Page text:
Last week I competed in the Top Somm regional final for the Mountain region (Texas, New Mexico, Colorado, Arizona, Nevada) sponsored by the Guild of Sommeliers. I reached stage two by having one of the top scores on an online exam back in January. It was an honor to be one of the top 10 qualifiers from the region. Our region is particularly difficult as Colorado, Las Vegas and Texas are all hot spots known for the development of somms for the Court of Master Sommeliers. Those of us in Texas have a friendly rivalry with our friends in Colorado and when you add the wine machine that is Vegas it makes for some high standards.
Eight of us made it to Dallas for the competition (my buddy and one of the favorites, D Lynn Proctor, had to compete in Chicago as he would be away on the day of the contest). All but one of us had passed the Advanced Exam and several had sat for the Master. It was a daunting group with lots of fancy ties all around. The Little Nell in Aspen was there in force with a trio of somms. Texas was represented by Liz Dowty and Eric Hastings of Houston and me.
At 8AM, we filed into a room and were subjected to the hardest theory test I have ever seen. I admit I have been coasting a bit on my theory since August but these were not questions that I would have even considered much less have ever studied. We all walked out a bit shell-shocked and gathered in the lobby trying to piece together the answers from our various notes.
The next phase was a bit more familiar, blind tasting. We all knew the format, 6 wines 25 minutes. Describe and identify the best you can what’s in the glass. Hit the boxes and score points. Since we do this all the time, it was probably the most fun exercise in the competition. When I came out of my tasting someone asked me if any of the wines spoke to me. I answered, “not really, they sort of mumbled.” No NZ Sauv. Blanc or Napa Cab or any other ‘bankers’ in this flight. The wines were all shy tweener wines that really could have been any number of things. To add to the difficulty, the tablecloth was beige and the lighting in the room was muted making visually describing the wines tricky. As we sat around the table at lunch it seemed that everyone called different things and we didn’t really have a consensus.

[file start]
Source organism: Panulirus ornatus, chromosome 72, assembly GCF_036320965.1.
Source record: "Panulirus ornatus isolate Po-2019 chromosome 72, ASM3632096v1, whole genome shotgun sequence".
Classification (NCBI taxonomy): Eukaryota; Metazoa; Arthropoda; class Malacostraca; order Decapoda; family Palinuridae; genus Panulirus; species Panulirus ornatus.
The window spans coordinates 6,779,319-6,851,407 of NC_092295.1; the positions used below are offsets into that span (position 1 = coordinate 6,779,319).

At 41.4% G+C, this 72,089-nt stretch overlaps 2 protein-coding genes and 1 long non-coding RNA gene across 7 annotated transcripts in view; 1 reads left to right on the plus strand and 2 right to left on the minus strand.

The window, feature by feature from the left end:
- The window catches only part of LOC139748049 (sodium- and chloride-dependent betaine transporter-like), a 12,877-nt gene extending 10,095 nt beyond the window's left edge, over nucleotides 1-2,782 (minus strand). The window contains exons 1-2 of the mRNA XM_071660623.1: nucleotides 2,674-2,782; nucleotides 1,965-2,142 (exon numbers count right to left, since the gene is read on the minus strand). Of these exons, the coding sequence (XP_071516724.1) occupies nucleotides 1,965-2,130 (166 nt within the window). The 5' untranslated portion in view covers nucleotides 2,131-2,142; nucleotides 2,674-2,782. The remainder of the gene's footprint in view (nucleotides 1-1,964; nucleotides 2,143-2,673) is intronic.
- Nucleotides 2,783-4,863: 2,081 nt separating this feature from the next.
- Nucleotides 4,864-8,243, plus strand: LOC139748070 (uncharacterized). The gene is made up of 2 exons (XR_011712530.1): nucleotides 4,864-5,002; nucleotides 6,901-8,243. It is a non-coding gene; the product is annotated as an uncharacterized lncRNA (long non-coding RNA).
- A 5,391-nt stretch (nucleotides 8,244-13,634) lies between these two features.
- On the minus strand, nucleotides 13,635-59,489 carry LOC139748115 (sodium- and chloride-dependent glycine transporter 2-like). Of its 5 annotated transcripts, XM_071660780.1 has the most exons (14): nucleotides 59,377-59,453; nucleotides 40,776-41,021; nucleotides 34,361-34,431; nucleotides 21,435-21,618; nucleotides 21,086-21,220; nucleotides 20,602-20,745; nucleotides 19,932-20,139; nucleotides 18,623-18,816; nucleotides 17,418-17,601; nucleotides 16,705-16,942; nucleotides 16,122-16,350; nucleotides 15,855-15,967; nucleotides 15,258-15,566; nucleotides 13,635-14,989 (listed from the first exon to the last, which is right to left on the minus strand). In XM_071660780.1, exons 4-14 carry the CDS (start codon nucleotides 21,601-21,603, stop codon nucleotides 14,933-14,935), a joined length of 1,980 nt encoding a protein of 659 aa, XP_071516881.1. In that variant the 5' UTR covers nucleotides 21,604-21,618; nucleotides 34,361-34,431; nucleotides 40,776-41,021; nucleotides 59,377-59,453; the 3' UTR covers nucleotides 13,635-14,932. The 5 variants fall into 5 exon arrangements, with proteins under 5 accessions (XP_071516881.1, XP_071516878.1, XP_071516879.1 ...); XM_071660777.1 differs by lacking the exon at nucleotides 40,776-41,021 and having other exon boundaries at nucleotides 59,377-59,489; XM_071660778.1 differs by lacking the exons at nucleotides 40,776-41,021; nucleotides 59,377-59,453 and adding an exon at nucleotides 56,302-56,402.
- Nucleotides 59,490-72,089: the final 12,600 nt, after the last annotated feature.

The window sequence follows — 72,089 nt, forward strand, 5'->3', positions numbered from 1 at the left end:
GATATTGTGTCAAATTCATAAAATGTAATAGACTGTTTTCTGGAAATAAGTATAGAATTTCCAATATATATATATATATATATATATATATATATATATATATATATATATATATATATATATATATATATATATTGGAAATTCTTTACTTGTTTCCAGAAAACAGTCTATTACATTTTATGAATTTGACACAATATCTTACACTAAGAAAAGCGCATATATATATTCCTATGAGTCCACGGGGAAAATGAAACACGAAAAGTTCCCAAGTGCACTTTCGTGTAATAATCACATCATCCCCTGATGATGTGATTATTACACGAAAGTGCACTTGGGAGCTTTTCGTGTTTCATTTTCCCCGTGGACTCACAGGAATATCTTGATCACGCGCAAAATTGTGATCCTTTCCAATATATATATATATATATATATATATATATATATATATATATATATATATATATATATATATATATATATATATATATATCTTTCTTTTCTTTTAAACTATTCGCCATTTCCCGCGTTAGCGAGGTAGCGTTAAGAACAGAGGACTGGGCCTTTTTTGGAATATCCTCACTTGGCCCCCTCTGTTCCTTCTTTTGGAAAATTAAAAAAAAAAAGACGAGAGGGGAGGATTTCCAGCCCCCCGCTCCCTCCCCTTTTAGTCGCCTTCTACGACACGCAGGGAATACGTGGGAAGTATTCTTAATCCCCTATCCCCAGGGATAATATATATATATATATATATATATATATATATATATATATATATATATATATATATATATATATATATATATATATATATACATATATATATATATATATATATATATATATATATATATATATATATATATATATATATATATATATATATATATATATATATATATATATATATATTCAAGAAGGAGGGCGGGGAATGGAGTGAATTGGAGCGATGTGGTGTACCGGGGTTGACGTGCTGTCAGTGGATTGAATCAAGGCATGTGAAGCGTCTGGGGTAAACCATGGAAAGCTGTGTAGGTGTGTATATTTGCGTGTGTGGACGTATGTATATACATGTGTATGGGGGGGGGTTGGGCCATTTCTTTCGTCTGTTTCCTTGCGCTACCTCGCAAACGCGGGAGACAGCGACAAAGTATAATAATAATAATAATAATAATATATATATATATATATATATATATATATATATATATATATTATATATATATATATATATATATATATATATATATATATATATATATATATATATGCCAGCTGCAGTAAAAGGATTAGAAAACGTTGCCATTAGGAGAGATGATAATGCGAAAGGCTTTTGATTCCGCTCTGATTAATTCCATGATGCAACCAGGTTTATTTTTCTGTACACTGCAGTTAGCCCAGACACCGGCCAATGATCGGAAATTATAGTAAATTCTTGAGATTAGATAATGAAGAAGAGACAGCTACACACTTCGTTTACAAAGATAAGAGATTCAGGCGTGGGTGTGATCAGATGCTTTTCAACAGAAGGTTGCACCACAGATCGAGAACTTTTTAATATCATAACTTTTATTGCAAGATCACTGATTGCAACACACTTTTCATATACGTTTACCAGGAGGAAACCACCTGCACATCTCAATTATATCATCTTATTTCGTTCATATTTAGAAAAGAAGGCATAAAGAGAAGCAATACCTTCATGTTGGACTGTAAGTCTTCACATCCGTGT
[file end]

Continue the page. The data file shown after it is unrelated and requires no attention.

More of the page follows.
Finally, we met for the service portion. This is where the testing crew really had some fun with us. The stations were again familiar from the Advanced exam: decanting, wine pairing, Champagne service. Each element had a twist to separate us. The decanting station featured a wine that didn’t exist that we were supposed to catch. For food and wine pairings we were asked to use a single varietal to pair a four course menu of wildly varying foods. For Champagne, the wine we were given was nearly impossible to open with several of us either being unable to open the bottle or ripping the top off the cork. Those who got it open did it with a loud pop, a cardinal sin in any testing environment.
We all retreated to the bar and consoled ourselves that the worst we could do was tie for fourth. I actually think this is one of the most rewarding parts of exams and competitions. The down time you spend with fellow travelers beating ourselves up over our mistakes, talking shop about our programs and bonding with colleagues from around the country is unique and rewarding. So often, a somm’s job is a solitary one so the times we get to spend together helps to recharge the batteries and add some new ideas to our repertoire.
We gathered back in the service room for a brief awards ceremony where I placed in the expected tie for fourth. Dustin Wilson, one of the rising stars from Aspen took the medal. The good folks from Iron Horse and Robert Mondavi winery supplied some nice wines to try with our sliders, tater tots and sushi buffet. The only frustrating aspect of the whole thing is that we had no feedback from the competition. As is the Court’s standard they never tell you the answers. This seems a bit unfortunate as this is a competition environment and we are all working to improve ourselves for upcoming exams. I don’t see the harm in letting us know where we did well and what we should work on. Maybe someday I’ll understand why they do this but for those of us in the competition it was disappointing to put ourselves out there and not get any response to build upon.
At the end of the day, I was disappointed with my performance but happy to have participated. I had fun and learned that I need to step my game up big time for the next level. I made some new friends and reconnected with old ones and I have a shiny Bronze medal to show for it. I look forward to trying again next year and am sure that I will be much better prepared for the challenge.